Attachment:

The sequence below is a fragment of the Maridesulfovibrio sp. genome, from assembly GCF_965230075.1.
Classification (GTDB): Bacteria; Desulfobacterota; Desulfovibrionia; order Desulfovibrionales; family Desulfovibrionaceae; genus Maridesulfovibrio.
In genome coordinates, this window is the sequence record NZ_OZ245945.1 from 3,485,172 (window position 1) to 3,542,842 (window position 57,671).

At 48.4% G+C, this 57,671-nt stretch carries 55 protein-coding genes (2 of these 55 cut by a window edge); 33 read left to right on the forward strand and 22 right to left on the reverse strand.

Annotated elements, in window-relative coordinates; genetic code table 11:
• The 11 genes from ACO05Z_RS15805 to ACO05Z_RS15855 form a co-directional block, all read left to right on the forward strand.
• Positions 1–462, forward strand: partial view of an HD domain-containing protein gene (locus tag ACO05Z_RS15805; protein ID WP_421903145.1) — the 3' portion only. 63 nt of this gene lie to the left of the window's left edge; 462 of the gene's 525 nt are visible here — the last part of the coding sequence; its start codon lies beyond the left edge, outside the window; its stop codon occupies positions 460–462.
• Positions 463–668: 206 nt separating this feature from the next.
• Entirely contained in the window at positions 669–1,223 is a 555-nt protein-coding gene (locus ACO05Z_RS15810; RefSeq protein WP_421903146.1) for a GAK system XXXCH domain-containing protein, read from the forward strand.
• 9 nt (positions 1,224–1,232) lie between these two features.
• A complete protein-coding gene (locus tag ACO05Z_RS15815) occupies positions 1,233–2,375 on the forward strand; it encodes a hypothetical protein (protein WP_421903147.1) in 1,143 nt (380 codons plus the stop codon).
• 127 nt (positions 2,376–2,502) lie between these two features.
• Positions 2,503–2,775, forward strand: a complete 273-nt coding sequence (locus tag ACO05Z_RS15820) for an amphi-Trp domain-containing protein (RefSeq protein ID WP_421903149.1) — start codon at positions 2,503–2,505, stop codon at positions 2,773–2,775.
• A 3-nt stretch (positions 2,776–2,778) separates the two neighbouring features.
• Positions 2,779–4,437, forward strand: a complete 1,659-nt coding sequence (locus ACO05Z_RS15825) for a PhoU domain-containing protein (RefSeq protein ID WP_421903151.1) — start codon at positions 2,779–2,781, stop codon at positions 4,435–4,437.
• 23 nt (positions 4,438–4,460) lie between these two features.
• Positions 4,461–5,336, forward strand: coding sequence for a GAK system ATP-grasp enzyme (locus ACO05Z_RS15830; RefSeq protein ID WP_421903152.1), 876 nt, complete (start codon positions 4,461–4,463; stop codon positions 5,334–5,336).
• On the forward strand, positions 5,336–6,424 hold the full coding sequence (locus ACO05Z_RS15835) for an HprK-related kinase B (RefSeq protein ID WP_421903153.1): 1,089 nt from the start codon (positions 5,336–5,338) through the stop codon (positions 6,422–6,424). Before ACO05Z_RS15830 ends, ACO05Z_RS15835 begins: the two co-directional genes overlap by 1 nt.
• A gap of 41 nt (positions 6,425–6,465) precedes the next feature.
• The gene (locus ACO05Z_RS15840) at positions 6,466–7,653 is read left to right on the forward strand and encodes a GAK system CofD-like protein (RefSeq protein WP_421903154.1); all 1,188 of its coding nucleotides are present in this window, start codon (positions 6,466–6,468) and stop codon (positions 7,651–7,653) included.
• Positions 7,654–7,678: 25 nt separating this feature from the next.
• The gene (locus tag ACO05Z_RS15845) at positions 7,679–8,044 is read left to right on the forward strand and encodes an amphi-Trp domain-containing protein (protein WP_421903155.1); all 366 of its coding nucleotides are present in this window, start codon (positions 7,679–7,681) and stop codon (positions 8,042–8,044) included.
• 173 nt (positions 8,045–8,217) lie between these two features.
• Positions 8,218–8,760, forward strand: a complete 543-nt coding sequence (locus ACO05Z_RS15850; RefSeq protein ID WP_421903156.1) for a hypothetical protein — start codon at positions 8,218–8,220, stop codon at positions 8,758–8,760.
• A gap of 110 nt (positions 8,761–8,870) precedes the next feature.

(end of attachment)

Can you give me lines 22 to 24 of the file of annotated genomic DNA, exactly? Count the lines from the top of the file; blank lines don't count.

• The gene (locus tag ACO05Z_RS15845) at positions 7,679–8,044 is read left to right on the forward strand and encodes an amphi-Trp domain-containing protein (protein WP_421903155.1); all 366 of its coding nucleotides are present in this window, start codon (positions 7,679–7,681) and stop codon (positions 8,042–8,044) included.
• 173 nt (positions 8,045–8,217) lie between these two features.
• Positions 8,218–8,760, forward strand: a complete 543-nt coding sequence (locus ACO05Z_RS15850; RefSeq protein ID WP_421903156.1) for a hypothetical protein — start codon at positions 8,218–8,220, stop codon at positions 8,758–8,760.